This talk considers a tiny Safavid Qur’an preserved in the Lilly Library at Indiana University. Measuring an astonishing 6.3 by 5.7 cm, the manuscript imbricates the amuletic function inherent to the Qur’an with a prognostic capacity through the inclusion of a falnama (Book of Divination) attributed to the sixth Shi’i Imam Jafar al-Sadiq (d. 765) upon the conclusion of the Qur’anic text. This presentation will contextualize the small-scale manuscript and its falnama within Safavid bibliomantic practices, which arguably reached a height of popularity during the reign of Shah Tahmasp (r. 1524-76) in sixteenth-century Persia. In so doing, it contrasts a miniaturized specimen against alternate falnama formats and theorizes the impact of drastically reduced scale on the user’s divinatory experience.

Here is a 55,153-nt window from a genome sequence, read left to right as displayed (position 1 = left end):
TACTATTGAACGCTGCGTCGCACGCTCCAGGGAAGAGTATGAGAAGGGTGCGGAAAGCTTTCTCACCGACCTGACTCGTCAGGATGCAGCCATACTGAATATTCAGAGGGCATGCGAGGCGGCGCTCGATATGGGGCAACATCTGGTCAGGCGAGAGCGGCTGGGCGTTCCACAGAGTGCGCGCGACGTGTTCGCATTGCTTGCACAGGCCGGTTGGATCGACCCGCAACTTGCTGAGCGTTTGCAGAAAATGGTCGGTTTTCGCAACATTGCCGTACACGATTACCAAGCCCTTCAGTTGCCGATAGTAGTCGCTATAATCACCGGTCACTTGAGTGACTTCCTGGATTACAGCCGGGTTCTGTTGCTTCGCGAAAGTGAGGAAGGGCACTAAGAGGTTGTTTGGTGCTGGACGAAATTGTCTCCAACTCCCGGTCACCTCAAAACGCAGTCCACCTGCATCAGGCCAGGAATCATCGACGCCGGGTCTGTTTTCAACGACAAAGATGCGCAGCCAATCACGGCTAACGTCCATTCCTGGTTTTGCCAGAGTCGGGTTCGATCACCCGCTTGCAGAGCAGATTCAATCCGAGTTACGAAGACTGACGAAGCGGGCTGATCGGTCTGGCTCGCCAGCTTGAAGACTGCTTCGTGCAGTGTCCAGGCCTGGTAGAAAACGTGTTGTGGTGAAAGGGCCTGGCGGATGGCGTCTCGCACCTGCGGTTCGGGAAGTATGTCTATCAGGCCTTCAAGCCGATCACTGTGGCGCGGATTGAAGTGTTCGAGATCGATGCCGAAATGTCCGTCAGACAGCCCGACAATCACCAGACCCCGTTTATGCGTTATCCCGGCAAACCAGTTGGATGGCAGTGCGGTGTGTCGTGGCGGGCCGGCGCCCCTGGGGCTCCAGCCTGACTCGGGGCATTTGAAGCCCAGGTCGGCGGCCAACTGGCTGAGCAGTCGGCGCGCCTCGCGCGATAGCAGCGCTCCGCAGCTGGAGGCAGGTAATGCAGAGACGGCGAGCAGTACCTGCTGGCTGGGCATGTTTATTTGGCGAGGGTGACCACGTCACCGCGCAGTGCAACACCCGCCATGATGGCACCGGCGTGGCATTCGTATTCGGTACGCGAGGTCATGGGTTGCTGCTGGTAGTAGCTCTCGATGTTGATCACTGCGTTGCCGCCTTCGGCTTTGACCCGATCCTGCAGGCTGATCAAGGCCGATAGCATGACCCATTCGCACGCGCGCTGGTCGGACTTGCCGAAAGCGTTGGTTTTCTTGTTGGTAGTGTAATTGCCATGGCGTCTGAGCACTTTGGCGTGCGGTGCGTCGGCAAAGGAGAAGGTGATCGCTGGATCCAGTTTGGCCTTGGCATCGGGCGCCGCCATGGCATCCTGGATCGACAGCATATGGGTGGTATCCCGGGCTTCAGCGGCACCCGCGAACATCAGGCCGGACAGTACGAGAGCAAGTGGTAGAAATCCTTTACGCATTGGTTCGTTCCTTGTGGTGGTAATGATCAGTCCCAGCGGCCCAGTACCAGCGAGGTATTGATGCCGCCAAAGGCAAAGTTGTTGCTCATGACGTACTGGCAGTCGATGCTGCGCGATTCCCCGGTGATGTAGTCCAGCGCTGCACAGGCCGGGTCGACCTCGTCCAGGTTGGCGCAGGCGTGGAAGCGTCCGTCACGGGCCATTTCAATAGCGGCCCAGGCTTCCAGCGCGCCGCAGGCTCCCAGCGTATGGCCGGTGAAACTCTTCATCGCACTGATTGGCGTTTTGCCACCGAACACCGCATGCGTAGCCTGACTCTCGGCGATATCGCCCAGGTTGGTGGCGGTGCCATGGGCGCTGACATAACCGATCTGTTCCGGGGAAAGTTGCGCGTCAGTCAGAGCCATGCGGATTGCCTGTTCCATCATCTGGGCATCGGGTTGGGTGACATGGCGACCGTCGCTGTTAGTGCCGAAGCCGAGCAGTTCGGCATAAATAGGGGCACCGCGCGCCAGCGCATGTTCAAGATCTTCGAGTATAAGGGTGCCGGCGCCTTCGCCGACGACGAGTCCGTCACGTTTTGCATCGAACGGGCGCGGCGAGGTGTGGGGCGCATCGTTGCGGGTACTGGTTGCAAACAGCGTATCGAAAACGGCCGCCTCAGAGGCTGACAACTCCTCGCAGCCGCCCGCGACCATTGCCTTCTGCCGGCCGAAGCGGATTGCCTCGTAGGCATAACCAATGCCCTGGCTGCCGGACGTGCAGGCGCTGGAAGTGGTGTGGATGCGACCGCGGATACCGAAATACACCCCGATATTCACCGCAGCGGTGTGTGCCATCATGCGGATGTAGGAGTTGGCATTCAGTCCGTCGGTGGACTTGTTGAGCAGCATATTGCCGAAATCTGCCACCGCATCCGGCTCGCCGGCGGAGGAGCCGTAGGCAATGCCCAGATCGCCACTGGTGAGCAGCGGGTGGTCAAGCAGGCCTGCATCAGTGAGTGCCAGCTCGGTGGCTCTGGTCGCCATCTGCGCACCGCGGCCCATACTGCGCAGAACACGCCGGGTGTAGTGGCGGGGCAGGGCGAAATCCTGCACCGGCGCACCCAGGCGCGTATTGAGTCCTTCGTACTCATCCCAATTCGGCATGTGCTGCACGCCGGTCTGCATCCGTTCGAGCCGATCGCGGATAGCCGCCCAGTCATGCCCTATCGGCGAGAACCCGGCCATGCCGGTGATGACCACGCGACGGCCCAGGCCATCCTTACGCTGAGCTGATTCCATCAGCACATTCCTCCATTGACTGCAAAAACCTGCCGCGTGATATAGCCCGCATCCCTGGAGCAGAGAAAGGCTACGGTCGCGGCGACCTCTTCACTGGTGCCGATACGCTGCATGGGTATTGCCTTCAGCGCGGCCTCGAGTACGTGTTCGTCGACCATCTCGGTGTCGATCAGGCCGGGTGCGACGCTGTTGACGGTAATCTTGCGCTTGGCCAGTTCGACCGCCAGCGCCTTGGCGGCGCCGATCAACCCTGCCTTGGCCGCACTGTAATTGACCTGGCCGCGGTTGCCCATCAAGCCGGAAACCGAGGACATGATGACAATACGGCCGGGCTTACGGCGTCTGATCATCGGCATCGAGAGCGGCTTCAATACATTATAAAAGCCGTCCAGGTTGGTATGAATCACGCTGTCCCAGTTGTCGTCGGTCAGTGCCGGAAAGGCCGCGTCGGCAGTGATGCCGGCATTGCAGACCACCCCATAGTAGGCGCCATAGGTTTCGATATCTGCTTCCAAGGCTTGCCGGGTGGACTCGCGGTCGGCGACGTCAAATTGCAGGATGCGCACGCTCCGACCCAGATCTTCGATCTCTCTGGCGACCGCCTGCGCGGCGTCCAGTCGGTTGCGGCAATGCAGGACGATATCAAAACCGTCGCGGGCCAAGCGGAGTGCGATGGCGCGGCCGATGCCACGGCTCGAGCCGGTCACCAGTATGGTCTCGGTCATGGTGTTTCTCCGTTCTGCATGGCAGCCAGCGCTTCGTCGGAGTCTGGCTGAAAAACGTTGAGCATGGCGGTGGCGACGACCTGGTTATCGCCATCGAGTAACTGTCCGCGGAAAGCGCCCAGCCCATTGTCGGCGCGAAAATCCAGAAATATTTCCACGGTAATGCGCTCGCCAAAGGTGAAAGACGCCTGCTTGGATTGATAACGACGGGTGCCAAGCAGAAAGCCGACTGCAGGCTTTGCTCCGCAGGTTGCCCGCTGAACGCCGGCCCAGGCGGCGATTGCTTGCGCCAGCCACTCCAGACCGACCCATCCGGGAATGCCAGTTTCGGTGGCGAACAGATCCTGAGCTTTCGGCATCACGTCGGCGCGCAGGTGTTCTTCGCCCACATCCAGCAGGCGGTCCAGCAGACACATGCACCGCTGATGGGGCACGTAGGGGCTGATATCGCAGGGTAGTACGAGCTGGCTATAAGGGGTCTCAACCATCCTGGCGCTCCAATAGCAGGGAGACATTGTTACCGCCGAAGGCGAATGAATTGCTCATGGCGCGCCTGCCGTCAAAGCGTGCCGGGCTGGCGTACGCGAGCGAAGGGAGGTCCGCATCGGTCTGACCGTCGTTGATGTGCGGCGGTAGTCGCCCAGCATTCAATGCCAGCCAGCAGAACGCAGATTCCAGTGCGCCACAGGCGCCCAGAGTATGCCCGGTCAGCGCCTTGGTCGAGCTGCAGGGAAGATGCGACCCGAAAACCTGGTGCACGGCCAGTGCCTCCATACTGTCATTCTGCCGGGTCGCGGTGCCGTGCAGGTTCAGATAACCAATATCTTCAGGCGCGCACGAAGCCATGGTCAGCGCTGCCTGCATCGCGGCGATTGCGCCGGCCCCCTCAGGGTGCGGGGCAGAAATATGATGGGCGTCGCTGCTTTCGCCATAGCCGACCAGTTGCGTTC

Heather is an Assistant Professor of Art History at OCAD U, where she serves as a core faculty member for the Honours BA program in Visual and Critical Studies and as a graduate faculty member of the MA program in Art, Design and New Media Studies. Her research encompasses themes related to Christian and Islamic cross- and inter-cultural relations in Medieval Mediterranean and Italian Renaissance Art and Architecture. She has published articles on medieval eschatological imagery in Al-Andalus, the miniaturization of Islamic manuscripts, and the representation of Islam in Dante’s Inferno. Her research has been funded by the Kunsthistorisches Institut, affiliated with the Max-Planck-Gesellschaft, in Florence, Italy; the Social Sciences and Humanities Research Council of Canada; the Royal Historical Society of Great Britain; and the Qatar Foundation.